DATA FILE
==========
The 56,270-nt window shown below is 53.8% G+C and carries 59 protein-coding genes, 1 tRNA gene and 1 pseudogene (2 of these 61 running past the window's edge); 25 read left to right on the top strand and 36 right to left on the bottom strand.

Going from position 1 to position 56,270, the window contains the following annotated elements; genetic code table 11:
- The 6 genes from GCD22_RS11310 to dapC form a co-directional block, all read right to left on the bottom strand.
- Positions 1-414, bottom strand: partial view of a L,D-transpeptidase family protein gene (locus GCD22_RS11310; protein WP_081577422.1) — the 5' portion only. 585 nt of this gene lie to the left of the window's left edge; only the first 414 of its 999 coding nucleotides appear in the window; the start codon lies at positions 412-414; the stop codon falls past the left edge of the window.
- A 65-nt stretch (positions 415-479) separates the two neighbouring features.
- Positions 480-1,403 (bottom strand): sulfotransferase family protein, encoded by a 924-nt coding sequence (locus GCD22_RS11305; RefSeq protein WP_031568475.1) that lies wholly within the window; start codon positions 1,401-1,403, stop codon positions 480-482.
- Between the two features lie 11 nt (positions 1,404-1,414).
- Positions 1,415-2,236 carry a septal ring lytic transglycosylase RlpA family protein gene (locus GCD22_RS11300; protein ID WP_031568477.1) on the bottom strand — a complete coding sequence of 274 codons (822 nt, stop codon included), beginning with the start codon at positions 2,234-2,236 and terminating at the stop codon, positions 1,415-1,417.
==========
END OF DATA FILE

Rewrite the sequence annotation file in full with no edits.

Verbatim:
The 56,270-nt window shown below is 53.8% G+C and carries 59 protein-coding genes, 1 tRNA gene and 1 pseudogene (2 of these 61 running past the window's edge); 25 read left to right on the top strand and 36 right to left on the bottom strand.

Going from position 1 to position 56,270, the window contains the following annotated elements; genetic code table 11:
- The 6 genes from GCD22_RS11310 to dapC form a co-directional block, all read right to left on the bottom strand.
- Positions 1-414, bottom strand: partial view of a L,D-transpeptidase family protein gene (locus GCD22_RS11310; protein WP_081577422.1) — the 5' portion only. 585 nt of this gene lie to the left of the window's left edge; only the first 414 of its 999 coding nucleotides appear in the window; the start codon lies at positions 412-414; the stop codon falls past the left edge of the window.
- A 65-nt stretch (positions 415-479) separates the two neighbouring features.
- Positions 480-1,403 (bottom strand): sulfotransferase family protein, encoded by a 924-nt coding sequence (locus GCD22_RS11305; RefSeq protein WP_031568475.1) that lies wholly within the window; start codon positions 1,401-1,403, stop codon positions 480-482.
- Between the two features lie 11 nt (positions 1,404-1,414).
- Positions 1,415-2,236 carry a septal ring lytic transglycosylase RlpA family protein gene (locus GCD22_RS11300; protein ID WP_031568477.1) on the bottom strand — a complete coding sequence of 274 codons (822 nt, stop codon included), beginning with the start codon at positions 2,234-2,236 and terminating at the stop codon, positions 1,415-1,417.